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Many Bahamian artists have not only conquered the entertainment field, but also influenced and shaped it. If you enjoy music and movies, you have probably heard of some of the most famous Bahamian actors and musicians who have broken stereotypes and taken the world by storm.


Probably the most notable Bahamian of all is the iconic singer, actor, film director, author and diplomat, Sir Sidney Poitier.

Born in the Bahamas in 1927, Poitier became the first person of African descent to win an Academy Award for Best actor in 1963 for his role in the Lilies of the Field. His other classic films include To Sir, With Love, in which he played a schoolteacher in London in charge of a class of marginalized white kids from the slums; In the Heat of the Night, a crime-drama adaptation from John Ball’s 1965 novel in which he played Detective Virgil Tibbs; and Guess Who’s Coming To Dinner, with the role of a potential son-in-law to the daughter of a white couple played by stars Katherine Hepburn and Spencer Tracey.

Poitier is also known for his stunning voice and brought Caribbean music to the North America and Europe long before reggae was part of the Western music world. He went on to direct a number of popular movies such as Let’s Do It Again, with Bill Cosby, and Stir Crazywith Richard Pryor and Gene Wilder.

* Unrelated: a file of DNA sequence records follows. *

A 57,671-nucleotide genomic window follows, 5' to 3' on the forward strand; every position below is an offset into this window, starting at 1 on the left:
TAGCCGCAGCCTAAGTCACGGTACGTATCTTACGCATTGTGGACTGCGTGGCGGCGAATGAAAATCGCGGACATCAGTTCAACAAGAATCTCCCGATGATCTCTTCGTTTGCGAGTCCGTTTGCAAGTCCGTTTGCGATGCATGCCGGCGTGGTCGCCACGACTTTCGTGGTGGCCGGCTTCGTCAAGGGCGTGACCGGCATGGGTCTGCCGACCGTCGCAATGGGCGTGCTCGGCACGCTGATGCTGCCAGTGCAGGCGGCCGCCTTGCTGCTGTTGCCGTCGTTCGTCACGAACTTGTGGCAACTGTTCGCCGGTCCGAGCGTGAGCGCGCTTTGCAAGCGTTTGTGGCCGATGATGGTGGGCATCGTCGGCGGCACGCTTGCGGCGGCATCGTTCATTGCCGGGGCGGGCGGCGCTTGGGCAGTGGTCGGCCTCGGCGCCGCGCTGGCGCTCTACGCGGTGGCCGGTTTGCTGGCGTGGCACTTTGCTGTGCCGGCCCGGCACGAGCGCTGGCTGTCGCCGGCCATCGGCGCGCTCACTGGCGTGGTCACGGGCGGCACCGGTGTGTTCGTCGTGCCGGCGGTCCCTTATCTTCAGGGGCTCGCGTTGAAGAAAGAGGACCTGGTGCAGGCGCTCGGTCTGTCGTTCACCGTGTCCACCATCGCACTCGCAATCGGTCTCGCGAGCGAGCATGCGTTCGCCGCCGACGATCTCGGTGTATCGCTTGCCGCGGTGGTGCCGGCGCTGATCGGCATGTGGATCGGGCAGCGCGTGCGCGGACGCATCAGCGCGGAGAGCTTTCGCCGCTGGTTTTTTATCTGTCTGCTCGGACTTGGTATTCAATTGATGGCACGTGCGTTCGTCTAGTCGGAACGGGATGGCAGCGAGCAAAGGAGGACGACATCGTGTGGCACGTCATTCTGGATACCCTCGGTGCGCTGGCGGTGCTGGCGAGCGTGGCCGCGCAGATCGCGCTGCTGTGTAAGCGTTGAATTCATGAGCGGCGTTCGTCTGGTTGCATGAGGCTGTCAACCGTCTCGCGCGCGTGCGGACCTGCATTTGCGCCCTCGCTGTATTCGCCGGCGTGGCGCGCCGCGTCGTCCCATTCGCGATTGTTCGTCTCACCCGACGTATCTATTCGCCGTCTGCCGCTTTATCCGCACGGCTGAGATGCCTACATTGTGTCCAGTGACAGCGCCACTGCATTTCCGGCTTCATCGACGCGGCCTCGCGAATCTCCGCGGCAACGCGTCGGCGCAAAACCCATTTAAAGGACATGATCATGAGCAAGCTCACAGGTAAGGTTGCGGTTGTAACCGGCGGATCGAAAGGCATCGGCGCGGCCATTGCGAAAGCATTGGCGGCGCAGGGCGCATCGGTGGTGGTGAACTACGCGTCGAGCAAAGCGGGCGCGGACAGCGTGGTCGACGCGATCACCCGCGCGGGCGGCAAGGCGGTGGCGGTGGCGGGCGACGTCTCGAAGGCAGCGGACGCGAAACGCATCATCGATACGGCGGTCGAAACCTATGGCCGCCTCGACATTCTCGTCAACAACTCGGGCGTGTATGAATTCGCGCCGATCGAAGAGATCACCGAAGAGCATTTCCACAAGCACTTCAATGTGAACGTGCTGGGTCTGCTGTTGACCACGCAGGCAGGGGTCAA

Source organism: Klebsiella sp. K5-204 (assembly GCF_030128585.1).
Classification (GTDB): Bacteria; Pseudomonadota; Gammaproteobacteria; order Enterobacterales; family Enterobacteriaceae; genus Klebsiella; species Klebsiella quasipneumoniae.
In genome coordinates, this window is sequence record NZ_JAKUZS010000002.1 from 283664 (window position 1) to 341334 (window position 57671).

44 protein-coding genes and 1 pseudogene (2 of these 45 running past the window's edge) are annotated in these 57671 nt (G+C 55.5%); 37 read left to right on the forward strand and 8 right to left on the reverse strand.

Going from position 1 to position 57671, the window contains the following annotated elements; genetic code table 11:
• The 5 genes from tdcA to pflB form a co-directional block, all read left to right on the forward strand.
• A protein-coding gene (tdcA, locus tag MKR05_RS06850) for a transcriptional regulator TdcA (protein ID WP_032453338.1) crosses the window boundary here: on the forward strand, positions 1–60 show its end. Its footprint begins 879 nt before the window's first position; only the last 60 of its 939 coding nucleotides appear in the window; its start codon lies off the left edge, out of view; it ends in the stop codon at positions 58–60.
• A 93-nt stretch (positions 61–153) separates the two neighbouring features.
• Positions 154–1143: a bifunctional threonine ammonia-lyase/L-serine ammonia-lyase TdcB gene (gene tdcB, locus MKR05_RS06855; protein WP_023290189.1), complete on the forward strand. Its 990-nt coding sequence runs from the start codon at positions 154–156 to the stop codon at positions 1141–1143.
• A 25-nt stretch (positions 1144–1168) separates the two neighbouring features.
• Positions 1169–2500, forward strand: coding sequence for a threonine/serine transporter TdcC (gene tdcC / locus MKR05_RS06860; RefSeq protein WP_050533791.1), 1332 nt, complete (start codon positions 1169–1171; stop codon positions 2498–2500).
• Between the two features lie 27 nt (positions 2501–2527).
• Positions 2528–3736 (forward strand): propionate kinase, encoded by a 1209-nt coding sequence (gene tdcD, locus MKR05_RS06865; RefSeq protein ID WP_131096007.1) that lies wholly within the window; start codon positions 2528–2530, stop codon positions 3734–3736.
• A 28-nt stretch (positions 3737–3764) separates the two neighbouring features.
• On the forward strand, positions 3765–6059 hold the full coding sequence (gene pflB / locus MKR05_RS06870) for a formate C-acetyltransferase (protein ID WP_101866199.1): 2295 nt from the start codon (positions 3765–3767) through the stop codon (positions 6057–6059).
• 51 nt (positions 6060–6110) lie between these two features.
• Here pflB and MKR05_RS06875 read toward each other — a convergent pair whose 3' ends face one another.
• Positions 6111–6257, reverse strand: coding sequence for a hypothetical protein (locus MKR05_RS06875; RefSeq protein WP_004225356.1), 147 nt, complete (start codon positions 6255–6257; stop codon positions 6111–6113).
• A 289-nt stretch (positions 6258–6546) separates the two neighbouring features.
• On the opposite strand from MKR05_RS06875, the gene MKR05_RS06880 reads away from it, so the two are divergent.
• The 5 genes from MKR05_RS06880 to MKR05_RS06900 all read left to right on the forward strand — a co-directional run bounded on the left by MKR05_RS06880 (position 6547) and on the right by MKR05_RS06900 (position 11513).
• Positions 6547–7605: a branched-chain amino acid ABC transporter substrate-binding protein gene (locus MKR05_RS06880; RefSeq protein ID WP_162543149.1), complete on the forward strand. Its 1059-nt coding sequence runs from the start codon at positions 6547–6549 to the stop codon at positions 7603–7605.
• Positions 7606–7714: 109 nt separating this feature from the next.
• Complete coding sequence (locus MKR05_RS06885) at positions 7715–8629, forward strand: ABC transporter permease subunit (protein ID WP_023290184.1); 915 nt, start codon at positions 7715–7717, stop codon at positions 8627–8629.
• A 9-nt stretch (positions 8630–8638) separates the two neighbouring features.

Queen Elizabeth of England knighted Poitier in 1974, and in 2009 he was awarded the Presidential Medal of Freedom by President Barack Obama. Since 1997, Poitier has been the Bahamas’ Ambassador  to Japan, a position he still holds today. He is also the Bahamian Ambassador to UNESCO.


Roxie Alberta Rocker was born in Miami, Florida, but her father was Bahamian.

In the 1960s, her groundbreaking role on a primetime sitcom The Jeffersons, a comedy about a black couple, opened doors for other black women on television and in Hollywood.

She is also the mother of musician Lenny Kravitz, the grandmother of actress Zoë Kravitz and the cousin of Al Roker (NBC’s Today Show).

3. ESTHER ROLLE (NOVEMBER 8, 1920 – NOVEMBER 17, 1998) 

Esther Rolle was born in Pompano Beach, Florida, to Bahamian immigrants. With Florida so close to the Bahamas, it was not usual for citizens to be born in the United States as parents sought superior medical care.

Rolle was best known for her portrayal of Florida Evans on the CBS television sitcom Maude and its spin-off series Good Times. Again, she was at the forefront of bringing black films and television shows into white living rooms around the world.


Who Let the Dogs Out? Do you remember this international hit back in 2000? 

The group, formed in Nassau under the original name High Voltage, won many US music awards, including a Grammy in 2000 for Best Dance Recording, Best World Music Artist of the Year, the World Music Album of the Year at the Billboard Music Awards and the Nickelodeon Kids’ Choice Award for Favorite Song in the same year. In 2002, they won another Kids’ Choice Award for Favorite Band, and the group has worked on a number of Disney projects.

The group played together in the 1970s as part of Junkanoo festival, the famous street parades that can be seen in many towns across the Bahamas.  From that simple start, they eventually emerged as world-famous musicians.

When you watch entertainment in the Bahamas, you might see a new group entering into the field of world-class show business.

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